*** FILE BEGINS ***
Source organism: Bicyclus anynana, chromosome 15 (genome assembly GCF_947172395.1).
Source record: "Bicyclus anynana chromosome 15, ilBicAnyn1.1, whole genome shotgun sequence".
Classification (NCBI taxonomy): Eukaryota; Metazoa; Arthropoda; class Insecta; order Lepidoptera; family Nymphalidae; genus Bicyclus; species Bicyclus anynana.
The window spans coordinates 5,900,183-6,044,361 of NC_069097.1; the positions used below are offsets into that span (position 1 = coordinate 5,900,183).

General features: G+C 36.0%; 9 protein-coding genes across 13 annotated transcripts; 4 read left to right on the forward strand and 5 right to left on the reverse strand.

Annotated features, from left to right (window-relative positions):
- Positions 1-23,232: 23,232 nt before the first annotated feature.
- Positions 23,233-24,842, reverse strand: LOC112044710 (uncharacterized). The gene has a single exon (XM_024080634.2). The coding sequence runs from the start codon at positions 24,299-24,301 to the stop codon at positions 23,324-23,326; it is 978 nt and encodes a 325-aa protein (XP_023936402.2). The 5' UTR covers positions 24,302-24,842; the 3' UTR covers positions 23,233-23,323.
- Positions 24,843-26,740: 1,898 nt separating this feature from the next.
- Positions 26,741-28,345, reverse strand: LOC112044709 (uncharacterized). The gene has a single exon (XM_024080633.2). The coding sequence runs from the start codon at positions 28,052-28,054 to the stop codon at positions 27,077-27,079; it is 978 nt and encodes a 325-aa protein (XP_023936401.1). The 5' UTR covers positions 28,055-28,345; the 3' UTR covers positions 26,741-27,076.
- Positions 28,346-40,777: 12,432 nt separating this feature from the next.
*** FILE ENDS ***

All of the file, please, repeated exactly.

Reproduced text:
Source organism: Bicyclus anynana, chromosome 15 (genome assembly GCF_947172395.1).
Source record: "Bicyclus anynana chromosome 15, ilBicAnyn1.1, whole genome shotgun sequence".
Classification (NCBI taxonomy): Eukaryota; Metazoa; Arthropoda; class Insecta; order Lepidoptera; family Nymphalidae; genus Bicyclus; species Bicyclus anynana.
The window spans coordinates 5,900,183-6,044,361 of NC_069097.1; the positions used below are offsets into that span (position 1 = coordinate 5,900,183).

General features: G+C 36.0%; 9 protein-coding genes across 13 annotated transcripts; 4 read left to right on the forward strand and 5 right to left on the reverse strand.

Annotated features, from left to right (window-relative positions):
- Positions 1-23,232: 23,232 nt before the first annotated feature.
- Positions 23,233-24,842, reverse strand: LOC112044710 (uncharacterized). The gene has a single exon (XM_024080634.2). The coding sequence runs from the start codon at positions 24,299-24,301 to the stop codon at positions 23,324-23,326; it is 978 nt and encodes a 325-aa protein (XP_023936402.2). The 5' UTR covers positions 24,302-24,842; the 3' UTR covers positions 23,233-23,323.
- Positions 24,843-26,740: 1,898 nt separating this feature from the next.
- Positions 26,741-28,345, reverse strand: LOC112044709 (uncharacterized). The gene has a single exon (XM_024080633.2). The coding sequence runs from the start codon at positions 28,052-28,054 to the stop codon at positions 27,077-27,079; it is 978 nt and encodes a 325-aa protein (XP_023936401.1). The 5' UTR covers positions 28,055-28,345; the 3' UTR covers positions 26,741-27,076.
- Positions 28,346-40,777: 12,432 nt separating this feature from the next.